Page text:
Illustration by James Taylor


9/8–11/6 at Steppenwolf Theatre
Bruce Norris’s Pulitzer winner is set at 406 Clybourne Street, the same house that figured so crucially in Lorraine Hansberry’s 1959 drama A Raisin in the Sun. Norris takes the ultra-intriguing track of depicting a Chicago neighborhood in two eras: before Hansberry’s groundbreaking black family moves in and then decades after they’ve moved on. With Steppenwolf ensemble member Amy Morton staging Norris’s gasp-inducing dialogue and a varsity cast that includes Karen Aldridge, we predict this Chicago premiere will resonate long after the curtain drops on the shattering final scene. 312-335-1650,

10/4–11/6 at the Chicago Shakespeare Courtyard Theater
It’s been forever (well, 13 years) since Stephen Sondheim’s bitter-sweet-bitter musical about retired showgirls graced a local stage (and it was in Oakbrook Terrace). This demanding, too-rarely-produced gem is packed with Sondheim’s gorgeously wrenching songs (“Losing My Mind,” “Could I Leave You?,” “I’m Still Here”) wrapped around a book by James Goldman that spotlights the clash between youthful passions and adult compromises. There will be no compromise in quality—not if director Gary Griffin brings the same intensity and beauty he has brought to previous Sondheim endeavors (Sunday in the Park with George, Passion). If you see one musical a season, this is The One. 312-595-5600,

9/6–10/23 by The Hypocrites at the Chopin
Exit, accompanied by herd of slaughtered sheep. And so goes Sean Graney, who has vacated his post as artistic director of the innovative company he founded in 1997. His swan song is his own adaptation of all seven of Sophocles’s tragedies, a five-hour epic in which various dramatis personae are clubbed, burned alive, buried alive, and stabbed in the eyes with dress pins. (The sheep get it when they’re mistaken for a band of marauding Argivian warriors.) Whether it works or flops, this event is a prime example of Graney’s audaciousness at its unfettered best. 773-989-7352,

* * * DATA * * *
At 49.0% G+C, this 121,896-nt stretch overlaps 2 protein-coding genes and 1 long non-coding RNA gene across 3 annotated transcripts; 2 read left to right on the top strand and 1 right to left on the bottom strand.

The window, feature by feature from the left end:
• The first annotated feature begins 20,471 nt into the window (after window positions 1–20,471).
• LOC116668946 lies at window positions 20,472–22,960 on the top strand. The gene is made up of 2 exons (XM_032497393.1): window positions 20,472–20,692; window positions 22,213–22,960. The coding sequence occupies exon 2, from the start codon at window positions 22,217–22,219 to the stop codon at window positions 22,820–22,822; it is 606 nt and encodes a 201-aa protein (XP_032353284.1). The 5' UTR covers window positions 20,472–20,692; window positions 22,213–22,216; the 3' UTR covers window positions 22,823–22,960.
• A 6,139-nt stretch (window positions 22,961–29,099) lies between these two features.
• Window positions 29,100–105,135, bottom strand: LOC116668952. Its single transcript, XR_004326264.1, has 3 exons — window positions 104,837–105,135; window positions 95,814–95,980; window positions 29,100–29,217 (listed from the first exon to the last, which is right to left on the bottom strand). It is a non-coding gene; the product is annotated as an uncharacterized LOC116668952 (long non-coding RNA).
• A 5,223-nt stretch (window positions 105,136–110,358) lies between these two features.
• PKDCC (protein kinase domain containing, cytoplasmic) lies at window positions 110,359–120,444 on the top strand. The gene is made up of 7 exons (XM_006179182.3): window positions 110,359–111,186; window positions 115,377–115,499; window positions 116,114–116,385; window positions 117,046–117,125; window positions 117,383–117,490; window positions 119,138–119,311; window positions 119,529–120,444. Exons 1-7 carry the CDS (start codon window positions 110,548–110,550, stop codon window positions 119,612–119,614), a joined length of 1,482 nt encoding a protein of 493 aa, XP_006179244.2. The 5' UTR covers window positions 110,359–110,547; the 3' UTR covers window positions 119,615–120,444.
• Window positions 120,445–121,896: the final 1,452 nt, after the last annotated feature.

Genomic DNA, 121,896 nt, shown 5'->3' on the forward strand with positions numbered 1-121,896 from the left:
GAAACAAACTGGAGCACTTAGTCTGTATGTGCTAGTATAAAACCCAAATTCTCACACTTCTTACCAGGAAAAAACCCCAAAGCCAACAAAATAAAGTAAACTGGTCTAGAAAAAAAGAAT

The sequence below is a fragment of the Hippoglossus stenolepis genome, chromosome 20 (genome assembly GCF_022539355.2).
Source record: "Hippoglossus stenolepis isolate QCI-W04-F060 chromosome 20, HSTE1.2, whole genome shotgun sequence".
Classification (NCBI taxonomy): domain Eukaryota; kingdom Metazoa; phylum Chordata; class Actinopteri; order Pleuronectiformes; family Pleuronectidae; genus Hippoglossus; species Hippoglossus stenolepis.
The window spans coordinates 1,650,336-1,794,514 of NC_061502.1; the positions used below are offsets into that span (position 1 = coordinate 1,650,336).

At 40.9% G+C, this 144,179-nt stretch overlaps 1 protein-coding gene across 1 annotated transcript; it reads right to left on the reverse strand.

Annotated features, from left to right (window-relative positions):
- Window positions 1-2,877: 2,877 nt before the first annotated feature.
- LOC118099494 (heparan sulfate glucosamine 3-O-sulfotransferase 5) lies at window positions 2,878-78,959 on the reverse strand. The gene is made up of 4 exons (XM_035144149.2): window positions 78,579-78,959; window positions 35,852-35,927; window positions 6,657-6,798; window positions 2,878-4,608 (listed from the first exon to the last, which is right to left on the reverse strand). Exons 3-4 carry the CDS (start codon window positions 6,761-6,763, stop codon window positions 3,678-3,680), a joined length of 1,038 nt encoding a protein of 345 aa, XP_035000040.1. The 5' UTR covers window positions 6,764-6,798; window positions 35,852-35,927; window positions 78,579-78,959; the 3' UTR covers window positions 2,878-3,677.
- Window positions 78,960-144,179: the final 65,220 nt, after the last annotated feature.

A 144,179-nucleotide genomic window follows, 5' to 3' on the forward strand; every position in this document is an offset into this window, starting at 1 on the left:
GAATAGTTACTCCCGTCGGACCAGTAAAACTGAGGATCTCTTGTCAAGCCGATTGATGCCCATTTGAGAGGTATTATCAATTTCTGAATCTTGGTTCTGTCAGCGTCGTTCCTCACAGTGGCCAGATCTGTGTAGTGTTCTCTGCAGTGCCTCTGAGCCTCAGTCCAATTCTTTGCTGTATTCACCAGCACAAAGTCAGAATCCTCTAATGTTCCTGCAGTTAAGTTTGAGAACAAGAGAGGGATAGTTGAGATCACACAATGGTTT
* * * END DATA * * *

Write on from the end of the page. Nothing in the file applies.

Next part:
9/23–11/6 at A Red Orchid
Given A Red Orchid’s history of portraying humans at their comic worst, we have high hopes for this take on Gina Gionfriddo’s switchblade-sharp 2008 comedy, which places protagonist Becky Shaw in the calculating footsteps of Becky Sharp, the antiheroine of William Thackeray’s Vanity Fair. Mierka Girten stars in this tale of surviving bad dates, multiple sclerosis, and other maladies of both mind and body. As anyone who saw Girten’s autobiographical With or Without Wings—wherein she takes a gimlet-eyed, laugh-lest-you-cry view of her own struggle with MS—can attest, Becky Shaw is bound to be anything but sentimental. 312-943-8722,

9/2–10/2 by American Blues Theater at Victory Gardens
Nothing defines Chicago theatre more emphatically than one of those supersize ensemble shows in which every last player creates an indelible character. This fall, the unofficial award for Most Ridiculously Talented Group tentatively goes to the ridiculously deep 15-person corps in Clifford Odets’s rabble-rousing 1935 drama, a cast that includes longtime American Blues stalwarts Cheryl Graeff, John Mohrlein, Suzanne Petri, and Gwendolyn Whiteside. 773-871-3000,